Hmmm, we should write something general about books (fiction) here to see what novels the regulars see as Great.

  24. James Roden Says:

    Early exposure to European cinema and music. a family member who introduced me to modern day folklore, and a love of the early cyberpunk movement.

    USA Networks Nightflight was my first exposure to a lot of music that was not mainstream radio junk. God, I miss it so much.

  25. tdiym Says:

    So many experiences here similar to mine. I loved the museums my parents took me to, even as a kid.
    I’ve always thought for myself, always. I guess by doing that, I challenged the norms, even in grade school. I’ve always figured out my own life and why I should or should not do something, followed my own ideas and have never understood, even now, why this is seen as so “rebellious” or “different”.
    How do other people think? Don’t they ever sit down and contemplate what works for them, and what they want?

  26. Our Heroine Says:

    My genetics? My mother is the daughter of an art teacher and my father is an engineer…so the first 14 years of my life were spent reconciling the left brain with the right. During which I was banished forever from social normalcy by being shipped off to a school for the academically talented, setting the date of the eventual L/R brainmerge back a few years.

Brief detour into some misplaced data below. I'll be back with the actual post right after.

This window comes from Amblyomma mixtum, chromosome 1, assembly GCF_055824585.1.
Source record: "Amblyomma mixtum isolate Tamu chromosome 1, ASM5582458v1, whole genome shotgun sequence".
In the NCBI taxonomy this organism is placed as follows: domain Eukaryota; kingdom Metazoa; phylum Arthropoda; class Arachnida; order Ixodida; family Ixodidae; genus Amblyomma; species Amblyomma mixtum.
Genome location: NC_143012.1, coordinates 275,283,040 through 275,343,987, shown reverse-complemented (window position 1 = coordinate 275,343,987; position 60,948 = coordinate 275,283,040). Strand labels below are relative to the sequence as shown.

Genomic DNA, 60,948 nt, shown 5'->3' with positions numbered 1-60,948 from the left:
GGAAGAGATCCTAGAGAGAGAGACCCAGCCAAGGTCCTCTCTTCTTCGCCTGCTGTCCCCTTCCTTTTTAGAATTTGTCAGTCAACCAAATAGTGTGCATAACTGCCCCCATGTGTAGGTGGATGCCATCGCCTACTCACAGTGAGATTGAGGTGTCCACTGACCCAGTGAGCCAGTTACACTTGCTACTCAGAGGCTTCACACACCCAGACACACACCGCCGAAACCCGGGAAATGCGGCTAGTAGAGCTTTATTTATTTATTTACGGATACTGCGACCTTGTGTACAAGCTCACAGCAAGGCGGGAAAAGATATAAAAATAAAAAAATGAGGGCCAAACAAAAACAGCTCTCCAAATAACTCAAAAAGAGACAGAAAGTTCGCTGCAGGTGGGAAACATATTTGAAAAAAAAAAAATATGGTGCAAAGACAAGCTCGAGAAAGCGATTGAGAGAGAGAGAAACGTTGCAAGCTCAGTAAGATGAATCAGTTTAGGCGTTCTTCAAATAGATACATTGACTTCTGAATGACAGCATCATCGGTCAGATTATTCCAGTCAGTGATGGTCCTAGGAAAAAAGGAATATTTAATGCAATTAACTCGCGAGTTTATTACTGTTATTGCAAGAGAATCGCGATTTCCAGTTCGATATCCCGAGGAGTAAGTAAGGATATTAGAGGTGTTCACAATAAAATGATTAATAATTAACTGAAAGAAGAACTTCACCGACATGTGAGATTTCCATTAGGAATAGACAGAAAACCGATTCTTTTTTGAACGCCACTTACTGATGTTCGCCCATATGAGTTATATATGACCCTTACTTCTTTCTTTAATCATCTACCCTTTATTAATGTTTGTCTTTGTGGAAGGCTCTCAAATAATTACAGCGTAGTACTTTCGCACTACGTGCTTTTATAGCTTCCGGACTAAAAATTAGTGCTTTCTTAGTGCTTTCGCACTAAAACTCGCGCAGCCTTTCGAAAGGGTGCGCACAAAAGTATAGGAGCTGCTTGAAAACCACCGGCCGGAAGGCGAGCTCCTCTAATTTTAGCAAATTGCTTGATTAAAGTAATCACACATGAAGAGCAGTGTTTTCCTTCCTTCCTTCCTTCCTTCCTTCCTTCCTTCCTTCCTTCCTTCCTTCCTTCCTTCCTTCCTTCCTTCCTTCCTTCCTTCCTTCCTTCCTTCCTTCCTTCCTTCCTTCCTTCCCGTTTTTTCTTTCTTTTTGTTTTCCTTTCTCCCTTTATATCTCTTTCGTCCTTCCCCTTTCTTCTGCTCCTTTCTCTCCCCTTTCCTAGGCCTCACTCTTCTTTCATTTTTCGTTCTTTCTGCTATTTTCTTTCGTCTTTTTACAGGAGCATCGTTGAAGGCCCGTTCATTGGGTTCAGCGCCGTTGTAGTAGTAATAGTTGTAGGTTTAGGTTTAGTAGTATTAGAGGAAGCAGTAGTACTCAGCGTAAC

I’m also sure reading the book of Revelations at age 6 and subsequently trying to convert the neighborhood children by graphically describing their future life in hell isnt a hallmark of normalcy…

  27. Dysphem Says:

    You know, when I look back on all the shit that contributed somehow to my weirdness, none of it really directly caused me to be weird. I just think that one of the ways I’d entertain myself, which I still do today, is by cultivating a vibe of weirdness simply for the sake of weirdness, and then being able to laugh at the way people react to having their preconceptions challenged. Sometimes I think I’m just a walking prank that my subconscious is playing on the world.